The Defense Department has no way of knowing exactly how many cloud computing contracts are in place throughout the department and isn’t sure what data component agencies are moving to the cloud, according to a new report from the department’s Inspector General.
The findings raise serious questions about the Pentagon’s ability to measure cost savings from migrating to the cloud and even bigger concerns about security.
It’s time for the Pentagon to clean up its act on cloud computing, the IG said.
In a critical report dated Dec. 28, 2015, the IG said DoD’s CIO did not maintain a list of computing services contracts, did not establish a standard for departmentwide definition for cloud computing, did not have an integrated repository to keep track of cloud-computing contracts, and could not provide a reliable list of cloud contracts between FY2011 and 2014.
There were other mistakes, too. There were contracts with the wrong identifying numbers. There were contracts for services that could have been used by other DoD services and offices, but no one knew about them. And various military branches were confused about what constitutes a cloud computing service and how to use various cloud computing contracts.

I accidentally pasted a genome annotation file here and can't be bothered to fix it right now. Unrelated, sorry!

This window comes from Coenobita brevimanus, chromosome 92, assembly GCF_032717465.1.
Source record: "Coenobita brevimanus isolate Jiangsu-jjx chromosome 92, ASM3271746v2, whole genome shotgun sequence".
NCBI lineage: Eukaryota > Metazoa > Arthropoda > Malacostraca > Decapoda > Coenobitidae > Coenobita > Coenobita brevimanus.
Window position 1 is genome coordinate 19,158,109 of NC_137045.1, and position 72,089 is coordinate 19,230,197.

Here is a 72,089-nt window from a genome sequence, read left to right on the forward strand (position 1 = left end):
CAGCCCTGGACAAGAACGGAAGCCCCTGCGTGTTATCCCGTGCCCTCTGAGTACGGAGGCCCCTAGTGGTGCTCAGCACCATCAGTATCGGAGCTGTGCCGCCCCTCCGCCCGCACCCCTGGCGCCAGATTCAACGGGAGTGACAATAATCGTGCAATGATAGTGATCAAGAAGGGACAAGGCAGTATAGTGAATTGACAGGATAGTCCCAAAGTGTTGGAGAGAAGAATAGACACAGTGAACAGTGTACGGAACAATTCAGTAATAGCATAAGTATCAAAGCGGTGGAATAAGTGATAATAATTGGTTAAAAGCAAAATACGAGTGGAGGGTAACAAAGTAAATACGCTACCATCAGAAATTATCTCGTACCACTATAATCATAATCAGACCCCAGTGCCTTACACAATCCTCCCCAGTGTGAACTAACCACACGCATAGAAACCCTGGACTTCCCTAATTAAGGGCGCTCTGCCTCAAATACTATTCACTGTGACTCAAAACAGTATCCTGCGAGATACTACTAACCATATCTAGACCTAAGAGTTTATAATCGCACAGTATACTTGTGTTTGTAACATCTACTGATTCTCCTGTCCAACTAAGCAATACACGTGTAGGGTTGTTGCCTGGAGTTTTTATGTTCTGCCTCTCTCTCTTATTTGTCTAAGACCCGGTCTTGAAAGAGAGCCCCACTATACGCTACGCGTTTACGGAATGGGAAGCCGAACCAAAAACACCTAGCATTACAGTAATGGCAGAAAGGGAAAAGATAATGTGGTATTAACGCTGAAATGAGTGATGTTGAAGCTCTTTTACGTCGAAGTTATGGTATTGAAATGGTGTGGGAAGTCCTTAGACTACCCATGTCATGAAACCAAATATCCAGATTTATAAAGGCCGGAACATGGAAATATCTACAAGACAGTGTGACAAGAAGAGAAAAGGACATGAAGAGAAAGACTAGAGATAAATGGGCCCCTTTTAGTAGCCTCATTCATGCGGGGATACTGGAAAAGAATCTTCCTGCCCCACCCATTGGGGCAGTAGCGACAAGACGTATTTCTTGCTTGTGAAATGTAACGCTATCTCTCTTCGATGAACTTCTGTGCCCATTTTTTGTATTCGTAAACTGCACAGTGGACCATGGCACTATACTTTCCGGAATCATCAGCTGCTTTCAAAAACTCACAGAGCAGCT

The IG also said the Pentagon flunked on determining cost savings and security risks.
“DoD cannot determine whether it’s achieved actual cost savings or benefits from adapting cloud computing services. In addition, without knowing what data DoD components place on the cloud, DoD may not effectively identify and monitor cloud computer security risks,” the IG said.
The IG recommended that DOD issue its own departmentwide standard for cloud computing and establish a repository that provides transparency into the cloud computing services across DoD.
David DeVries, the principal deputy DoD chief information officer who responded for the CIO, neither agreed nor disagreed with the report.
The deputy said that the DoD CIO has already taken action to address the recommendation. Before the report was released, the DoD CIO published a standard definition of cloud as well as requirements and processes for assessing cloud security risks.
But the IG said that response was not good enough and asked for additional comments in response to the report.
“The comments did not include the type of information it will collect or a description of the enhancements. … It was unclear what enhancements were made to the system,” the IG said. “The CIO needs to establish a repository that can effectively gather, maintain, and report on cloud computing services acquired.”
Read the full report here.